Measles is a highly infectious viral illness that can sometimes lead to serious complications. It used to be a very common childhood illness but, thanks to vaccinations, had become pretty rare in the UK.


However, a recent surge in measles cases, starting in the West Midlands and London and now spreading in clusters across the whole country, has led the UK Health Security Agency (UKHSA), the body that is responsible for protecting us all from infectious diseases, to declare a 'national incident'.

There were 166 confirmed measles cases in January 2024, according to UKHSA figures, with cases of measles in the West Midlands are, according to the UKHSA, currently at their highest since the 1990s.

Since October, there have been 133 cases of measles in the West Midlands – the highest number since the MMR jab was first rolled out in the early 1990s
UK Health Security Agency

The UKHSA is now asking all parents to check that their child's MMR vaccinations (which protect against measles, as well as mumps and rubella) are up to date.

That's because, in recent years, uptake of the MMR vaccine has been falling. Latest stats suggest it's now between 89% and 85% in England – well below the 95% threshold set by the World Health Organisation to ensure that measles outbreaks don't happen. In some areas of London, data shows, 2 in 5 children are not protected.

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We are calling on all parents and guardians to make sure their children are up to date with their 2 MMR doses. It’s never too late to catch up, and you can get the MMR vaccine for free on the NHS whatever your child's age.
Dr Vanessa Saliba, Consultant Epidemiologist at UKHSA

"Measles spreads very easily," adds Dr Saliba, "and can lead to complications that require a stay in hospital. On rare occasions, it can cause lifelong disability or death. So it is very concerning to see cases starting to pick up this year. Vaccines are our best line of defence against diseases like measles, and help stop outbreaks occurring in the community."

What are the symptoms of measles?

These might include:

  • A high temperature or fever
  • Dry cough and a runny nose
  • Greyish white spots in the mouth and throat (known as Koplik's spots)
  • Sensitivity to light and/or sore, red eyes
  • A fine rash that looks red on white skin but not black skin. It starts small, then becomes blotchy, and the surface of the skin feels rough, like sandpaper. Spots start small but can get bigger and join together (see pic, below)
measles rash
Typical measles rash on white skin

What should I do if I think my child has got measles?

If you suspect your child may have measles, contact your GP straight away. They will normally be able to diagnose the illness based on the symptoms but a simple saliva or blood test can confirm it.

Measles is a notifiable infection, meaning doctors must report cases to the local health authority to prevent wider outbreaks.

At what age should my child have the MMR vaccination for measles?

The MMR jab for measles, mumps and rubella should be given to your child when they are 12 to 13 months old. They receive a further booster jab between 3 and 5 years old, before they start school.

If your child missed these jabs, you can still ask your GP for catch-up ones.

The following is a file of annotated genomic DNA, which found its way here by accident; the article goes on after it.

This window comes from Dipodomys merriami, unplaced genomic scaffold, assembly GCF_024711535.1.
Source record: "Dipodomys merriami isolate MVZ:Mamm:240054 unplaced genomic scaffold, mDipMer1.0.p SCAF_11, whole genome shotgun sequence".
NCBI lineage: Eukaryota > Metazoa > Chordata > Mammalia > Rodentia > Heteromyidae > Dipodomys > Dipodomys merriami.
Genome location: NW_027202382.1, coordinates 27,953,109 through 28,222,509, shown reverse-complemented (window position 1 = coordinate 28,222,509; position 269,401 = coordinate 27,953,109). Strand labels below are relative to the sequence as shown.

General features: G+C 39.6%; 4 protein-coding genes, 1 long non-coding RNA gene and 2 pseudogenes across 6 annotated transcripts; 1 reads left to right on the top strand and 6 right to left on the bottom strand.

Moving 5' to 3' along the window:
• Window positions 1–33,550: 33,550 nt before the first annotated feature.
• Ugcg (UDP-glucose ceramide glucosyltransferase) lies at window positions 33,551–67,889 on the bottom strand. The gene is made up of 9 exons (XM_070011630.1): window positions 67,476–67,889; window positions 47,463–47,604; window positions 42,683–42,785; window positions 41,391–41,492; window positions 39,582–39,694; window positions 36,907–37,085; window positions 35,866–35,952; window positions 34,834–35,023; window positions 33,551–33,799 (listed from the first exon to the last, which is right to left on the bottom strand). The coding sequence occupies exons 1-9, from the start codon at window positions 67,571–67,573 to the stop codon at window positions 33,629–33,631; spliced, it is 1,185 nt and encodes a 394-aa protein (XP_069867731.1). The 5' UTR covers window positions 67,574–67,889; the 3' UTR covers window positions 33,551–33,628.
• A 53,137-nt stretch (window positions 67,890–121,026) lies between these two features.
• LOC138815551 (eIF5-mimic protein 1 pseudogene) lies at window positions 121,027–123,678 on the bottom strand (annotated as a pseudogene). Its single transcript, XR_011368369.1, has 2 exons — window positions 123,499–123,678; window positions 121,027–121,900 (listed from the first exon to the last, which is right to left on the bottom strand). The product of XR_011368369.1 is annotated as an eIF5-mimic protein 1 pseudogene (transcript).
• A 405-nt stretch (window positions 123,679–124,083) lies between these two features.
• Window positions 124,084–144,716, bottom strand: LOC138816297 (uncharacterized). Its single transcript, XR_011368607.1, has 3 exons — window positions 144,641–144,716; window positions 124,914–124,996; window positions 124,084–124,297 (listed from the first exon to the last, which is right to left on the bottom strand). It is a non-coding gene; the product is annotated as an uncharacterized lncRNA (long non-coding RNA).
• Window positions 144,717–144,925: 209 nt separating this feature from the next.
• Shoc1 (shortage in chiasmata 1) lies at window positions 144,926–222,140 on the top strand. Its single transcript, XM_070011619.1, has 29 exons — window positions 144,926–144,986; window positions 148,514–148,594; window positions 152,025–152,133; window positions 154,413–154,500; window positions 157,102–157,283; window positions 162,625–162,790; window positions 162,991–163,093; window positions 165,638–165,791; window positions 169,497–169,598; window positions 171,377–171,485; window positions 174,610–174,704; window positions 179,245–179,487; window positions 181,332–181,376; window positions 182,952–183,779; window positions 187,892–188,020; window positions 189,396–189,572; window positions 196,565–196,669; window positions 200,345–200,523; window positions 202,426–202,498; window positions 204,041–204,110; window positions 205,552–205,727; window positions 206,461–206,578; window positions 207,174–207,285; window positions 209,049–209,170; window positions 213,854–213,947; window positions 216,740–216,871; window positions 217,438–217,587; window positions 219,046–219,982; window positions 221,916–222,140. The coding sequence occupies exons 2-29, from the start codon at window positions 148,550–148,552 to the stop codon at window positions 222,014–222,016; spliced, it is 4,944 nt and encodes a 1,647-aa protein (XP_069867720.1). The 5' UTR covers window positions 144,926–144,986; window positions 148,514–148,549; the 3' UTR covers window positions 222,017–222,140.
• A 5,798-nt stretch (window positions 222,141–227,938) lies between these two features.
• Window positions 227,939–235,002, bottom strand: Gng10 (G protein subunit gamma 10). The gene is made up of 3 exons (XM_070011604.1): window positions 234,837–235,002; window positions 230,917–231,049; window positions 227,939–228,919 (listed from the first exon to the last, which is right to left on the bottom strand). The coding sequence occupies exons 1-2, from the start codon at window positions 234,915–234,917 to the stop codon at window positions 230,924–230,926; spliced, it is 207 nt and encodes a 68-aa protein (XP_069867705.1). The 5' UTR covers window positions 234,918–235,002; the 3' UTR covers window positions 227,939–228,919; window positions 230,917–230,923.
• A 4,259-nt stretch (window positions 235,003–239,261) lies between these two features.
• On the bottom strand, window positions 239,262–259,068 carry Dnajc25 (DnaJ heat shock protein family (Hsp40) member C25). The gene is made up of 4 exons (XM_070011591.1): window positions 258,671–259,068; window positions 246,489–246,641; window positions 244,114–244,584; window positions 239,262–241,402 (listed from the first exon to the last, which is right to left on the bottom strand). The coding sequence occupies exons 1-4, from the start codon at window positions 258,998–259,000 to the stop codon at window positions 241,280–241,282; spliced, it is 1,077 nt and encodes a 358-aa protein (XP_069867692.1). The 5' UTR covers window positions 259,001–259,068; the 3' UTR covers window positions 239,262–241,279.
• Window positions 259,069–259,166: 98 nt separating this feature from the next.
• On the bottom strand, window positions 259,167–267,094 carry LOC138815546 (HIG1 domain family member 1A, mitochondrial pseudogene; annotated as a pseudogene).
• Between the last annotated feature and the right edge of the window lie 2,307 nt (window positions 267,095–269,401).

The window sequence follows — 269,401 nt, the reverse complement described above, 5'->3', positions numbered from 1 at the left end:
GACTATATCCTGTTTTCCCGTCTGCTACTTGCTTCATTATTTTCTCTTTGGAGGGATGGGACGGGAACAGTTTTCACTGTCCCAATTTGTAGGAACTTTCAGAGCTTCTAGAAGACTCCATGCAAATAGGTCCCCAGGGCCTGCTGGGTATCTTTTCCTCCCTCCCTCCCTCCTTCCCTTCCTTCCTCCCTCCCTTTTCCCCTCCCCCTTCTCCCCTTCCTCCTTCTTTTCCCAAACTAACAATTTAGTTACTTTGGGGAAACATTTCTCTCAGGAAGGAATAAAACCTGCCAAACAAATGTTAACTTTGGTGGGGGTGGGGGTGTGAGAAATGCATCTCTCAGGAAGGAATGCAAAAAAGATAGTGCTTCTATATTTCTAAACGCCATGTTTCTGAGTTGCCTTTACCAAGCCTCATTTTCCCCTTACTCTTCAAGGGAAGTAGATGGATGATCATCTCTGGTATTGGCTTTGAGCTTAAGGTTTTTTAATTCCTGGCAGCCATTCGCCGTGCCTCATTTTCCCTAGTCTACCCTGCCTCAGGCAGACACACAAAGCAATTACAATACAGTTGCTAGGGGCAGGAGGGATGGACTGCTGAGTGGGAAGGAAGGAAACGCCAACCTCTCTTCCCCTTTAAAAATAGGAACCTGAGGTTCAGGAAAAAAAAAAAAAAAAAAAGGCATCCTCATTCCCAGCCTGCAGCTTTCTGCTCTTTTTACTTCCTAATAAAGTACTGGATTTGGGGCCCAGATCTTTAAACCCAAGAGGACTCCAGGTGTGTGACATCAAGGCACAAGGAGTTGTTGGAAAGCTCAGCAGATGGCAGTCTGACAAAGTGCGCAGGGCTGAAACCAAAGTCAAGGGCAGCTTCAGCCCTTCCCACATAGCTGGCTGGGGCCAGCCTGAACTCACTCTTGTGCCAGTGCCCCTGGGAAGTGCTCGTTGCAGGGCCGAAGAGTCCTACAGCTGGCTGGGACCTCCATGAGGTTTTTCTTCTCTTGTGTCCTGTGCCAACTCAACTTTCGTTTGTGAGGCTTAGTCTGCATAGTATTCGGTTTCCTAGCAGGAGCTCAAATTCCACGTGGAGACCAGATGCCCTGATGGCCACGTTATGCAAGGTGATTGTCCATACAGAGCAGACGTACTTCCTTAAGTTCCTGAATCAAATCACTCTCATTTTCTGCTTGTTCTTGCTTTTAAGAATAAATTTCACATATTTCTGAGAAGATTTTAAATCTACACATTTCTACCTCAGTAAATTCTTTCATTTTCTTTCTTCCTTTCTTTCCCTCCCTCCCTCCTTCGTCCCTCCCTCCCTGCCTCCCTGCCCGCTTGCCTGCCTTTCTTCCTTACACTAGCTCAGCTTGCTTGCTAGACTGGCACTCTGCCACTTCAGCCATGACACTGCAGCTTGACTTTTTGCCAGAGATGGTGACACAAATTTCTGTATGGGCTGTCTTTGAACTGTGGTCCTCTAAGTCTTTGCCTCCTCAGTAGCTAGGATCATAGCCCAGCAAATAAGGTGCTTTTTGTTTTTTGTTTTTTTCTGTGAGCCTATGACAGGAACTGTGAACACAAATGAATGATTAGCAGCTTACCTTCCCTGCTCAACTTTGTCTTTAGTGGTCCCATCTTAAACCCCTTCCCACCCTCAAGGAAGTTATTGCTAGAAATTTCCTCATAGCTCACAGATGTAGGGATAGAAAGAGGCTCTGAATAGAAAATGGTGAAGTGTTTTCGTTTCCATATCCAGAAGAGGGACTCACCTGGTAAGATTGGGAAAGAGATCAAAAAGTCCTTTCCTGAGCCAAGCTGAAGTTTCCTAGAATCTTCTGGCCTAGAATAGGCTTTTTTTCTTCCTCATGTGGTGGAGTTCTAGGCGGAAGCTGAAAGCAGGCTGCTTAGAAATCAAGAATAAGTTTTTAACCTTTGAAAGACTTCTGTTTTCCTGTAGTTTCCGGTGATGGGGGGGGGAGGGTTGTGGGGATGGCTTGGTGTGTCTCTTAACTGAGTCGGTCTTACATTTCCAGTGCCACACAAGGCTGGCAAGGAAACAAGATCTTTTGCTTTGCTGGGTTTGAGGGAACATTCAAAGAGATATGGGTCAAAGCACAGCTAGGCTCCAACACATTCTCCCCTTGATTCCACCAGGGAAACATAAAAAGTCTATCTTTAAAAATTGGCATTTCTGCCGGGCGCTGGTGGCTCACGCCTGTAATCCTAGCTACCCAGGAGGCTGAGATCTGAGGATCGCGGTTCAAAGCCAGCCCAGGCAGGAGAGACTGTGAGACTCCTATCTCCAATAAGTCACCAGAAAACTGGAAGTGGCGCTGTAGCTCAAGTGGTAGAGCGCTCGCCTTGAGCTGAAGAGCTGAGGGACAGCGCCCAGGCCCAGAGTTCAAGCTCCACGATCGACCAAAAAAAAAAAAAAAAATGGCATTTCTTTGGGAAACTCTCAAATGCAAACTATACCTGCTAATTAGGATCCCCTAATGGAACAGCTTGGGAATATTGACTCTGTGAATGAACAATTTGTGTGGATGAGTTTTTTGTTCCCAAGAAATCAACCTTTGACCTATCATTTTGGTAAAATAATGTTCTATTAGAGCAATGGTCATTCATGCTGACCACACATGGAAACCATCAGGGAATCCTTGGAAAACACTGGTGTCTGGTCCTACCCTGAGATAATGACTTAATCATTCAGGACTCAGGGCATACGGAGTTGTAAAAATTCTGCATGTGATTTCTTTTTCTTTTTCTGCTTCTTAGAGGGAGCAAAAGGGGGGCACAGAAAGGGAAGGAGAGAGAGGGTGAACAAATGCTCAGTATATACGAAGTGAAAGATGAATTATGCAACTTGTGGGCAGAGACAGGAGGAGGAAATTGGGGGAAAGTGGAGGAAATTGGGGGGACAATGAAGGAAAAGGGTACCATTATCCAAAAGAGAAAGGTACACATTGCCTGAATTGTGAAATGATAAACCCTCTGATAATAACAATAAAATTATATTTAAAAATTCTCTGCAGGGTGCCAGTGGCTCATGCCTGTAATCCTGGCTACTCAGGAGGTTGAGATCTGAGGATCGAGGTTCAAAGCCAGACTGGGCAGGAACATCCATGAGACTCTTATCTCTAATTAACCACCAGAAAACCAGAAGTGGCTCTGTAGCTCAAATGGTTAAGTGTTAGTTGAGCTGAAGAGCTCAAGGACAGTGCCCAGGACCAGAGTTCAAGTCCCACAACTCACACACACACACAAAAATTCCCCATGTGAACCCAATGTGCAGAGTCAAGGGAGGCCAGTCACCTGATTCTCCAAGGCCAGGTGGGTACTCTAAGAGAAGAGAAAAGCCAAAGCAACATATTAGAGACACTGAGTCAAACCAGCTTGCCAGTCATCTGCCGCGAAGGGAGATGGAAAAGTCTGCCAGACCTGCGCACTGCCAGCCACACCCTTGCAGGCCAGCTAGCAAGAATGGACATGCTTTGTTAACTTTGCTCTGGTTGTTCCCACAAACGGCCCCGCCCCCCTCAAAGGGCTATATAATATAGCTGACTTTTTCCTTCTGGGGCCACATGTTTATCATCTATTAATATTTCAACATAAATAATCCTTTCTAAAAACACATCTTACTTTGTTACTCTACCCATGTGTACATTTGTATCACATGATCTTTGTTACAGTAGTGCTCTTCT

These immunisations are very effective, with 99% of children fully protected after both.

What if my child is too young to have the MMR but has come into contact with measles?

See your GP. If your child has been exposed to the virus before receiving the jab and is 6 months or older, your GP may suggest an earlier vaccination.

However, if your child is under 6 months old and you have had measles or were vaccinated, they are likely to be immune to the infection for a few months, as antibodies will have been passed to your child in the womb.

Your GP can check to see if your child has this immunity. If they don't, an injection of human normal immunoglobulin (HNIG) can be given. This is a concentration of antibodies which will offer immediate protection but is not a vaccine.

What if I come into contact with measles when I'm pregnant?

If you're not fully vaccinated against measles, catching measles during pregnancy can be harmful both to you and your unborn baby, carrying a risk of miscarriage or a low birthweight baby.

The MMR vaccination cannot be given during pregnancy, so ensure you're vaccinated before you get pregnant.

How do you catch measles?

Measles is a respiratory infection caused by the rubeola virus that spreads easily through coughs and sneezes. The MMR vaccine is an effective protection against catching it but, if your child does catch it, signs usually develop 10 days after infection and can last for around 2 weeks.

How is measles treated?

There is no set treatment for measles. All you can do is manage your child's symptoms in the following ways:

  • Keep your child hydrated by ensuring they drinks lots of water
  • Use age-appropriate doses of paracetamol or ibuprofen, as directed by your doctor, to relieve fever and pain
  • Wipe your child's eyes clean with damp cotton wool (use a new piece for each eye)
  • Reduce the light in the room if your child is sensitive to it

You should keep your child away from other children until the rash has been apparent for at least 5 days.

And, if your child seems very unwell, you should seek further medical help promptly.

Pics: Getty Images/Science Photo Library


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